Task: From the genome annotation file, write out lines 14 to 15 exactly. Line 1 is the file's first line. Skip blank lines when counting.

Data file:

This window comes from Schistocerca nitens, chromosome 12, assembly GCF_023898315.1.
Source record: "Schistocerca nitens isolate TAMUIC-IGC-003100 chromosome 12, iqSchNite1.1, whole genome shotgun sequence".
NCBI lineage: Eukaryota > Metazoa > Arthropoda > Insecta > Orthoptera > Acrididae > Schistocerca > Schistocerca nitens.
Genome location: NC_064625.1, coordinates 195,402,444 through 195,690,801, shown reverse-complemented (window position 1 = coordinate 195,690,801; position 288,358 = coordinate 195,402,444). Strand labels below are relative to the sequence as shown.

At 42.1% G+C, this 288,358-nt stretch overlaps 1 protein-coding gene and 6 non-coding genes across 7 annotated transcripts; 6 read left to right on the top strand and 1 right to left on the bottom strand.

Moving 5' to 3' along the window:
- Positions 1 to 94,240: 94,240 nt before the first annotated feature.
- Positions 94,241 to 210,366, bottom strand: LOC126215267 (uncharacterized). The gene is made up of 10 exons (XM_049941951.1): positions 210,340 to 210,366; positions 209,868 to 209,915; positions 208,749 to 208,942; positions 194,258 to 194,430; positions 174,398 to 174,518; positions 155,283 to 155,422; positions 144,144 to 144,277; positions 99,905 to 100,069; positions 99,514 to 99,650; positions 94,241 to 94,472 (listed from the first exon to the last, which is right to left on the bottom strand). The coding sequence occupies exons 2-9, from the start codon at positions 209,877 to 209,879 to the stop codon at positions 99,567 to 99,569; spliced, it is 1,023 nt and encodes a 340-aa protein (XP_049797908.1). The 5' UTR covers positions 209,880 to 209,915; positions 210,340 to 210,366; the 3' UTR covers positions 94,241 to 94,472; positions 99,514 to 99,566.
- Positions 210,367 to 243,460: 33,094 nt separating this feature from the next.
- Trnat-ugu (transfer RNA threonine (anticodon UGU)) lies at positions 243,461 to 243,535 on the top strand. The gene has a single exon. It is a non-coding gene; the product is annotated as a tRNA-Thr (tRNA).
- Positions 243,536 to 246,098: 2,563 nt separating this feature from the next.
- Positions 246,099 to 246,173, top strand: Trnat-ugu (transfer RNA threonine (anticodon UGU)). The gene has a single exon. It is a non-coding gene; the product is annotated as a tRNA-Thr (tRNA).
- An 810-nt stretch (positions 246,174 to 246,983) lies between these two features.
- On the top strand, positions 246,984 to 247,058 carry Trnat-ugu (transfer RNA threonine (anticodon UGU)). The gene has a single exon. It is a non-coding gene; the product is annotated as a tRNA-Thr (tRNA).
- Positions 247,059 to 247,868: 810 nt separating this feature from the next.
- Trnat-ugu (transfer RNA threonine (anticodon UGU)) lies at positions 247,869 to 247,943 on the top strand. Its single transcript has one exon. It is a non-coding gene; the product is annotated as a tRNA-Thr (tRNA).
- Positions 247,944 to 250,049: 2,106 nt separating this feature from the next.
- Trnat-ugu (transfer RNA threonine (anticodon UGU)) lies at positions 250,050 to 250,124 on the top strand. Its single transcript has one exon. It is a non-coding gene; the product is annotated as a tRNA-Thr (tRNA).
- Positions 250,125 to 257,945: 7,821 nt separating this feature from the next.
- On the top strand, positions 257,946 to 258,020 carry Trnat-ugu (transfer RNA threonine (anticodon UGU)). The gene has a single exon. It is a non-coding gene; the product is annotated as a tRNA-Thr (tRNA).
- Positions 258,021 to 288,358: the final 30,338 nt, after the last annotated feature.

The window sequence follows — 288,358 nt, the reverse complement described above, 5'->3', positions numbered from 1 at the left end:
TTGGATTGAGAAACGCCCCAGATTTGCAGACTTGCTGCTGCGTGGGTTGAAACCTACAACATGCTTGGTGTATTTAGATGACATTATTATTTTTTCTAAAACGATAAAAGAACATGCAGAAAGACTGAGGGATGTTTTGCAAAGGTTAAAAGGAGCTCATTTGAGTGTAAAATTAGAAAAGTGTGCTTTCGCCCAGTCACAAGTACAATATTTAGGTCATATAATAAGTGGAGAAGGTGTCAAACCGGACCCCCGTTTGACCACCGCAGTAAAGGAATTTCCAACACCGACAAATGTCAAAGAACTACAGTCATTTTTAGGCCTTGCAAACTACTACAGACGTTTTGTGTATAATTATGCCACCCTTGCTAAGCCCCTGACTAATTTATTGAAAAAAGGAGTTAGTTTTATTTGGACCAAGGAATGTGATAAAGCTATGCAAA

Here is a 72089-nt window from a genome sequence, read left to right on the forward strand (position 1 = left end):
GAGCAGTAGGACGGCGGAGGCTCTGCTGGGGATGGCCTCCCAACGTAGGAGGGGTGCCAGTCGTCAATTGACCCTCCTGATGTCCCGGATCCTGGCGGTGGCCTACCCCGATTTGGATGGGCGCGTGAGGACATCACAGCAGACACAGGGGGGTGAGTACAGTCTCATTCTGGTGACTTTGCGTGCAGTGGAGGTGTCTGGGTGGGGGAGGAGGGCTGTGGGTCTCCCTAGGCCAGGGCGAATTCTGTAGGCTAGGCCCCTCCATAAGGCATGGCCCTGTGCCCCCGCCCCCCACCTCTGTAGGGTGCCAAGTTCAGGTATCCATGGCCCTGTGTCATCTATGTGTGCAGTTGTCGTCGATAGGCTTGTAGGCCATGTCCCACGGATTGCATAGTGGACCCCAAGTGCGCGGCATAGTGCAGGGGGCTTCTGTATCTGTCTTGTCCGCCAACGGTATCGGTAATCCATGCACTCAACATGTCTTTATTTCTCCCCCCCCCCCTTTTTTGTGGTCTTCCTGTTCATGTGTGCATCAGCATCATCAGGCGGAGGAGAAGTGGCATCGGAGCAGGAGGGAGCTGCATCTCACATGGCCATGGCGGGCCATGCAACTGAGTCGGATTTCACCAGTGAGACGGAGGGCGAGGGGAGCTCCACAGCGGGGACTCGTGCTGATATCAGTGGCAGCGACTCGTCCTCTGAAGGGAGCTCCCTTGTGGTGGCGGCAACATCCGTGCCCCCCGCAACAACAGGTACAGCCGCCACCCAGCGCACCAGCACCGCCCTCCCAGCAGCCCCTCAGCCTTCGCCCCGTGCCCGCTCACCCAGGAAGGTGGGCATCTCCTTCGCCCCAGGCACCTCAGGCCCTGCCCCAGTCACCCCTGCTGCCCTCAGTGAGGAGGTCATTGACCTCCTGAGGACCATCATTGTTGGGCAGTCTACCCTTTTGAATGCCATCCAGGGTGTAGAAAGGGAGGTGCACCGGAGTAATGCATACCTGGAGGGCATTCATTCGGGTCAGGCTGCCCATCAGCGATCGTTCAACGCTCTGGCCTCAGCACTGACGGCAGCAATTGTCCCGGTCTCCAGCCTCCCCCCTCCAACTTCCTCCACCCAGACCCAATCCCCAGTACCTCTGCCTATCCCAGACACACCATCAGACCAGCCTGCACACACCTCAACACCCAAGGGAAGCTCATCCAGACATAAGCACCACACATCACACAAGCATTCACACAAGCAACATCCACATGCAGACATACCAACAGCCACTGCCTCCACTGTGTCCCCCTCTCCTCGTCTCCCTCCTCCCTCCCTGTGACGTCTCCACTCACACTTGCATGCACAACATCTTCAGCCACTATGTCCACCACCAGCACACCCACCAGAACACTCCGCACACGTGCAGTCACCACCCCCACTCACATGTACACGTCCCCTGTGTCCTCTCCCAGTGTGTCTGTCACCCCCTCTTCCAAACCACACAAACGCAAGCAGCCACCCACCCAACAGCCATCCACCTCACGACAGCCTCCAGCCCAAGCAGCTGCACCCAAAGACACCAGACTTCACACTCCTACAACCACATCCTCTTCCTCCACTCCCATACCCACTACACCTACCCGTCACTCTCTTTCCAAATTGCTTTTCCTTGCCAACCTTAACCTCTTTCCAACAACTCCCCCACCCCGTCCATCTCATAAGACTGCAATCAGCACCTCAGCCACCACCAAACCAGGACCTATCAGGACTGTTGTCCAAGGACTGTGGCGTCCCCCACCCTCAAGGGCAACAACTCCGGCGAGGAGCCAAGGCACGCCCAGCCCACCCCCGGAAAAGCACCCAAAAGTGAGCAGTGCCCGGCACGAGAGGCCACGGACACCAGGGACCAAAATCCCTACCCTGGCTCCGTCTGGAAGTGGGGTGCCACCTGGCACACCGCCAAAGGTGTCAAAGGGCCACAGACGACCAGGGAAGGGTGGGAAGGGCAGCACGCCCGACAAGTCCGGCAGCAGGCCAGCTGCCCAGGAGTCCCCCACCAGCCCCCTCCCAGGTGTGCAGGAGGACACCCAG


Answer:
- On the top strand, positions 246,984 to 247,058 carry Trnat-ugu (transfer RNA threonine (anticodon UGU)). The gene has a single exon. It is a non-coding gene; the product is annotated as a tRNA-Thr (tRNA).
- Positions 247,059 to 247,868: 810 nt separating this feature from the next.